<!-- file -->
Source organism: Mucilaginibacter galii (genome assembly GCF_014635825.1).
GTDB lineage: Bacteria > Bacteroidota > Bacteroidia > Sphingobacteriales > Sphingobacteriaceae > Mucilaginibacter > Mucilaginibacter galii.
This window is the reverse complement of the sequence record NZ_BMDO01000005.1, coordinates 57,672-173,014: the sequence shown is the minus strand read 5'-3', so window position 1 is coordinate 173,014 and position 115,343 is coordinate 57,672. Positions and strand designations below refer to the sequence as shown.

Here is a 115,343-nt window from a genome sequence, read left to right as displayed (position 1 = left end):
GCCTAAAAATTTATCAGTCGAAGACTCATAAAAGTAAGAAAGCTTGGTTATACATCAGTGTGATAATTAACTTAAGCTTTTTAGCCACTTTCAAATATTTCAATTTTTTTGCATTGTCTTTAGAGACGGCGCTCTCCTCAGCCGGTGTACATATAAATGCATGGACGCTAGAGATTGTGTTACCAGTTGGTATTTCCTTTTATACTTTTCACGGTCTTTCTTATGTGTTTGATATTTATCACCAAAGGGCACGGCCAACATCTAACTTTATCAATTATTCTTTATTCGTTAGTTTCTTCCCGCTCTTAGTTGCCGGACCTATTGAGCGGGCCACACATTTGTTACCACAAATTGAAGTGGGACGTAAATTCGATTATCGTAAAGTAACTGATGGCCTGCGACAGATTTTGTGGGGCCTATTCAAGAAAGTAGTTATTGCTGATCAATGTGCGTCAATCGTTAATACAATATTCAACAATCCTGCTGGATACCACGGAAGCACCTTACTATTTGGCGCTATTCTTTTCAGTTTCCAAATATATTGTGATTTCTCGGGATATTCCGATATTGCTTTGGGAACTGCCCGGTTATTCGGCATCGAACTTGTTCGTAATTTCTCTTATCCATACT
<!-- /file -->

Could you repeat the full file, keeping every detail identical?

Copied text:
Source organism: Mucilaginibacter galii (genome assembly GCF_014635825.1).
GTDB lineage: Bacteria > Bacteroidota > Bacteroidia > Sphingobacteriales > Sphingobacteriaceae > Mucilaginibacter > Mucilaginibacter galii.
This window is the reverse complement of the sequence record NZ_BMDO01000005.1, coordinates 57,672-173,014: the sequence shown is the minus strand read 5'-3', so window position 1 is coordinate 173,014 and position 115,343 is coordinate 57,672. Positions and strand designations below refer to the sequence as shown.

Here is a 115,343-nt window from a genome sequence, read left to right as displayed (position 1 = left end):
GCCTAAAAATTTATCAGTCGAAGACTCATAAAAGTAAGAAAGCTTGGTTATACATCAGTGTGATAATTAACTTAAGCTTTTTAGCCACTTTCAAATATTTCAATTTTTTTGCATTGTCTTTAGAGACGGCGCTCTCCTCAGCCGGTGTACATATAAATGCATGGACGCTAGAGATTGTGTTACCAGTTGGTATTTCCTTTTATACTTTTCACGGTCTTTCTTATGTGTTTGATATTTATCACCAAAGGGCACGGCCAACATCTAACTTTATCAATTATTCTTTATTCGTTAGTTTCTTCCCGCTCTTAGTTGCCGGACCTATTGAGCGGGCCACACATTTGTTACCACAAATTGAAGTGGGACGTAAATTCGATTATCGTAAAGTAACTGATGGCCTGCGACAGATTTTGTGGGGCCTATTCAAGAAAGTAGTTATTGCTGATCAATGTGCGTCAATCGTTAATACAATATTCAACAATCCTGCTGGATACCACGGAAGCACCTTACTATTTGGCGCTATTCTTTTCAGTTTCCAAATATATTGTGATTTCTCGGGATATTCCGATATTGCTTTGGGAACTGCCCGGTTATTCGGCATCGAACTTGTTCGTAATTTCTCTTATCCATACT